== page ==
One Bishop I know lives in the age of the Inquisition and will happily tell his priests, and anyone else who will listen to him, that complaints have made against them but then will neither tell the priest of the substance of the complaint nor who the complainant was. It can be like Spain during the Inquisition!
The bishops' role is primarily to be the foundation of unity and love within their diocese, principally by being the "Father in God" to their clergy it is sad when he becomes the source of suspicion and rumour.
Here is a rather strange sermon from one of our Welsh bishops, Bishop Tom Burns of Menevia
, it starts off reasonably well, if a little confused, then becomes a rant.
Now which was the Roman Emperor who used to publish laws but in a way that no one was able read them? It is full of accusations which are made but not really identified. The 50 plus priests in his diocese must wonder if they are guilty of "clericalism" which he connects directly to paedophilia.
The link was sent to me by one of his priests.
The sermon seems designed to create an air of suspicion and a culture of mediocrity.
The concerning passage begins:
For priests who offended, [through the abuse of minors] I'm not sure that their abuses grew out of the rule of celibacy; abuse happens within otherwise good families too. I'm more convinced that it grew out of the clericalism of the past.
He does not quite identify what he means by "clericalism". He certainly does not identify it as that gross distortion by his brother Bishops who covered up sins against God and crimes against children. Nor does he see it as that distortion faith by individual priests or bishops under that cover all of abuse of the faith, the Spirit of Vatican II, nor is it the absence of transparency of the Episcopal Conference.
He says, "clericalism risks raising its head today ..." it seems to imply he is having a go at young clergy, especially those who see themselves in the Benedictine and JPII mould!
... among those who again are looking for identity in status, not service. They want to be treated differently. There are those who set high standards of morality for lay people, while they blatantly violate those same standards themselves.
Status rather than service would be very sad but younger clergy seem to identify themselves as first of all serving God and by their service of him, serve their people. Immoral clergy have always been a scandal and Bishops have a duty to root them out. The moral standard is set by Christ and his Church, not by individual priests, except by their sanctity. If he knows of those who "blatantly violate those same standards themselves", which he seems to imply he does, he must act, we have had enough of cover up and double standards.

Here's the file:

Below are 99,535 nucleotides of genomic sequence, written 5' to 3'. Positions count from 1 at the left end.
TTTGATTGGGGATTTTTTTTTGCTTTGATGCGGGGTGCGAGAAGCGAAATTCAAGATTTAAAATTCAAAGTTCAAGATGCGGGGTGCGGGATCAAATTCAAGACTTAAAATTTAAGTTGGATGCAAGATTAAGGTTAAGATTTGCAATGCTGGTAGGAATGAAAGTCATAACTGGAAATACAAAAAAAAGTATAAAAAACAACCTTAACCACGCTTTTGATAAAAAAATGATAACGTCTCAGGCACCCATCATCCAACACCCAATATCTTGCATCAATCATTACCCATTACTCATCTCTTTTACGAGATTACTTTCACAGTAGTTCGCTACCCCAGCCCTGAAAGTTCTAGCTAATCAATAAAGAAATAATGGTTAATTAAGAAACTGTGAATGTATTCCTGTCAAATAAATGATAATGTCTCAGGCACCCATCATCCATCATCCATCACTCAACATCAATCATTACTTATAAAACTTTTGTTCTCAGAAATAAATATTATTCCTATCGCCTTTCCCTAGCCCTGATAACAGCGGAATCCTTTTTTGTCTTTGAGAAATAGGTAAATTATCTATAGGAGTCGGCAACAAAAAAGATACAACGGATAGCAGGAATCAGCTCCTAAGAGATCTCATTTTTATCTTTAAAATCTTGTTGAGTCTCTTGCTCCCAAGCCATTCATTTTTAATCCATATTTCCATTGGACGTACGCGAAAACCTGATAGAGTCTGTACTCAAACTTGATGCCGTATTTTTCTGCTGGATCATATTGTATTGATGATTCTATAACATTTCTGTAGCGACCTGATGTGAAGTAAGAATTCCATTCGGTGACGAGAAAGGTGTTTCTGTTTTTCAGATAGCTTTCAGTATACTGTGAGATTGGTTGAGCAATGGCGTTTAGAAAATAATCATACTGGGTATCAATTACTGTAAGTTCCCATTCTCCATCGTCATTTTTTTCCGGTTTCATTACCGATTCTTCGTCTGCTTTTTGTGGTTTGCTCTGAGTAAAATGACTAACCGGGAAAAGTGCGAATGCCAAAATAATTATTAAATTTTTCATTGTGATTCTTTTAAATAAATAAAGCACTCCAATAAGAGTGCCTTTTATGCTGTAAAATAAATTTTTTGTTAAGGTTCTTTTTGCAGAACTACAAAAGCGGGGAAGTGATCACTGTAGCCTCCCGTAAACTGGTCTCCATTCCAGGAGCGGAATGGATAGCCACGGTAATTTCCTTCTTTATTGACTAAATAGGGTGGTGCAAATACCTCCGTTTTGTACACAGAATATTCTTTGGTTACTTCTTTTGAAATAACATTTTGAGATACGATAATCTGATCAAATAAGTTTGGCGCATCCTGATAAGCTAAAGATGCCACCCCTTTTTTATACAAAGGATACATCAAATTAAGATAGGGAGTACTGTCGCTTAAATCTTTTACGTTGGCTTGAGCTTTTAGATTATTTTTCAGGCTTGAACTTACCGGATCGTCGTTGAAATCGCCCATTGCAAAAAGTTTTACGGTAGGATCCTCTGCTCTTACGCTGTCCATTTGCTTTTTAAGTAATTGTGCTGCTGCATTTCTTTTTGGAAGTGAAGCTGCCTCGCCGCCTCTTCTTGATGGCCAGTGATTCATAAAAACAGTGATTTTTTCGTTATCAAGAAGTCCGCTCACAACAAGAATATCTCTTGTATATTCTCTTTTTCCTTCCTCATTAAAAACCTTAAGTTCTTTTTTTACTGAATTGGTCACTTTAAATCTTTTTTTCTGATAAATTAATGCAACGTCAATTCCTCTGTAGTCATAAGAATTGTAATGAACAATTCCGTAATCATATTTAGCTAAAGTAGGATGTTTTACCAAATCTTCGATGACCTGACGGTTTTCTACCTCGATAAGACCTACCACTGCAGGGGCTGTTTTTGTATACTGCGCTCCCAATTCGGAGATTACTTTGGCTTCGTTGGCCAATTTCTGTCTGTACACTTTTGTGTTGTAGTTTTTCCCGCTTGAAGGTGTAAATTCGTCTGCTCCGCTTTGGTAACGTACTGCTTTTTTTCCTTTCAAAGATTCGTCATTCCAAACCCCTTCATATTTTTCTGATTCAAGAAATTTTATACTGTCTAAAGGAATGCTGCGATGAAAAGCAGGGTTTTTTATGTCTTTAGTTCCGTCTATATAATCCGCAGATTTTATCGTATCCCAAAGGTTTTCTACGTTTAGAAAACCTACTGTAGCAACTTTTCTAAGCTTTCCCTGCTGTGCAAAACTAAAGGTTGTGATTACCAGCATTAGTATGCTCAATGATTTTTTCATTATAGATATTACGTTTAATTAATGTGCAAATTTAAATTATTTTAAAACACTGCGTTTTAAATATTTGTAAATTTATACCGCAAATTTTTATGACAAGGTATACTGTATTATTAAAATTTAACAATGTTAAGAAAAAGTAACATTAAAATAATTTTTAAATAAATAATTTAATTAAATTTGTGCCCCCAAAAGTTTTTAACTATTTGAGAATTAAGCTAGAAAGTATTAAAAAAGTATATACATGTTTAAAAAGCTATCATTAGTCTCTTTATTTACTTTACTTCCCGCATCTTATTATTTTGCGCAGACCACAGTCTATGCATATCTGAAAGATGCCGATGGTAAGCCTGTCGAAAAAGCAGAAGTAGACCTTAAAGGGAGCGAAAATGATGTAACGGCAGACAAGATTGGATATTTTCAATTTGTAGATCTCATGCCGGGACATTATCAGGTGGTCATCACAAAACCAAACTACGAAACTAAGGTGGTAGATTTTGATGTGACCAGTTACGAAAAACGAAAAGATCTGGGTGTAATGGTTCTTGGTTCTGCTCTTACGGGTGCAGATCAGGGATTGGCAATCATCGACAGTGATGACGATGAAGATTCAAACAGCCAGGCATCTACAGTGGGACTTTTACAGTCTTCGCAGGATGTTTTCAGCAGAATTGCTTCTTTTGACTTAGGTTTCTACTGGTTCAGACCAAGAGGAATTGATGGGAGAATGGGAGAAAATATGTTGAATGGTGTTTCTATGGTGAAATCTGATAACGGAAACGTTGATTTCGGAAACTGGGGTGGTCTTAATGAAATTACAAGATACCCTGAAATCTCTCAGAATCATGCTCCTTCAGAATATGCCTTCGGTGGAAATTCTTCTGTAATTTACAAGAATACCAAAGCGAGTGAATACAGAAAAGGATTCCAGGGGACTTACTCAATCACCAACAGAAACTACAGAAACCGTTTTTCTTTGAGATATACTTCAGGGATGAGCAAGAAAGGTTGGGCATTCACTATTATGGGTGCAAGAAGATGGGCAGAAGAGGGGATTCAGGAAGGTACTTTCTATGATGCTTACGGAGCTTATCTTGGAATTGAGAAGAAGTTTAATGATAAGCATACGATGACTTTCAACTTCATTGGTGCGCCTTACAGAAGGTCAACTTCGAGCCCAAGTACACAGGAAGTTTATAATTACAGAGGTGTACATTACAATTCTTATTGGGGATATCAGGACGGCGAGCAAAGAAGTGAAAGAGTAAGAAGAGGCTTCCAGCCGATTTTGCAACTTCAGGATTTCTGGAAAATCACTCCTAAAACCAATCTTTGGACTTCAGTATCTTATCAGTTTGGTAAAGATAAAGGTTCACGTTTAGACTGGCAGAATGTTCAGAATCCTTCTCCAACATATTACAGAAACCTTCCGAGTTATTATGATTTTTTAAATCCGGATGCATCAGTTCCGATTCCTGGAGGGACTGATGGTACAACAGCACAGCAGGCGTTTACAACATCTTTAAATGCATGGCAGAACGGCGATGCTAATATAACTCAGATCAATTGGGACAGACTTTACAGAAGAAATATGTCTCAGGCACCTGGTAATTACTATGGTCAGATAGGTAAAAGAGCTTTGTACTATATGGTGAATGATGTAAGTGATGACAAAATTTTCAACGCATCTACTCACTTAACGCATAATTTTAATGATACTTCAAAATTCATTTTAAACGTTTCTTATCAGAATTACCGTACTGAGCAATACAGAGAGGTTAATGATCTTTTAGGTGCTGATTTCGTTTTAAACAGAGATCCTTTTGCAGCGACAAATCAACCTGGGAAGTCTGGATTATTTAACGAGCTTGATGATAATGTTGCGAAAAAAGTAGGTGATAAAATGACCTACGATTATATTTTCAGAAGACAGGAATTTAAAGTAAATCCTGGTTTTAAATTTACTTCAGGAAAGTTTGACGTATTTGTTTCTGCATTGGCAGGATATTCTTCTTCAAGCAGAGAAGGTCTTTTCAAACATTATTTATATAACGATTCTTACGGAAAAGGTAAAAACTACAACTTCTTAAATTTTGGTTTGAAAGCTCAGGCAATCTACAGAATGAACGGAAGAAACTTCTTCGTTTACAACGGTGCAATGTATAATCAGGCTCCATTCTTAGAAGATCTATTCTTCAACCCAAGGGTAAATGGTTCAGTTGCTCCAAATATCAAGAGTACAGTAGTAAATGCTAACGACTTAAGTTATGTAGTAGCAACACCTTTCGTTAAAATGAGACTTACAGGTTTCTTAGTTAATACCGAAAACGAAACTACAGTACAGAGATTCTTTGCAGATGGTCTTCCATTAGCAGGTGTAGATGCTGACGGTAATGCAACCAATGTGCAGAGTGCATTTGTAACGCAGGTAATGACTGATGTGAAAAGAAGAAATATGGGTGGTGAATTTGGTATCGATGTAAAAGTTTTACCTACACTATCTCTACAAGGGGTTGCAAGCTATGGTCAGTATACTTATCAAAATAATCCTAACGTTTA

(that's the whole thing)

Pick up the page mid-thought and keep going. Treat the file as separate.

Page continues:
There are those who go to extremes to express the Mass in a particular way, whether it is in the Ordinary Form or Extraordinary Form, in a so-called VAT II rite or Tridentine Rite, through the "People's Mass" or the "Priest's Mass".
I am not sure what he is saying here, I hope he is not saying that those who care about the Sacred Liturgy are paedophiles or exponents of clericalism. As far as the EF is concerned, how can you go to extremes, it is so controlled?
Some want to put the priest on a pedestal, whilst the people are consigned to be privileged spectators outside the rails.
Pedestals? Who is he getting at? Doesn't Redemptorist Sacramentum speak quite clearly about people having clearly defined spaces and places in the Sacred Liturgy? Invariably it is laypeople who put priests on pedestals, most priests know they are sinners and hate anything that hints of a pedestal.
Flamboyant modes of liturgical vestments and rubrical gestures abound.
Ah yes, I hate potato printed chasubles, is that what he is talking about? But rubrical gestures? If they are rubrical then they are correct, it is the non-rubrical gestures that is problem.
Women are denied all ministries at Mass: doing the Readings, the serving, the Bidding Prayers, and taking Communion to the Sick.
If he hadn't mentioned the Usus Antiquior earlier you might think he was talking about that, and of course all the Eastern Rites, where the sanctuary was reserved to men. Any priest has a right to restrict serving to males only and if a priest can take Holy Communion to all his sick, he should praised not linked to paedophilia!
To many in our Church and beyond, this comes across as triumphalism and male domination.
And to many, it might be seen as reflecting the male nature of the ministerial priesthood and an opposition to a particular form of feminism that is becoming rife in England and Wales and seems to be a deliberate move towards encouraging female ordination.
This clericalism conceals the fact that the Church as an institution has often acted in collusion with what I can only regard as structural sinfulness. It has paid dearly for it and is untrue to its humble Founder, Jesus Christ.
I always get worried by those who talk about "the Church as an institution", it stinks of "that Pope", "those Bishops" "that Curia" and as for "structural sinfulness" well, prostitution, slavery and poverty are "structural sins" but structures only become sinful because of sinful people.
There seems to be a bit of that 1970s fallacy that Christ instigated a Church without hierarchy here.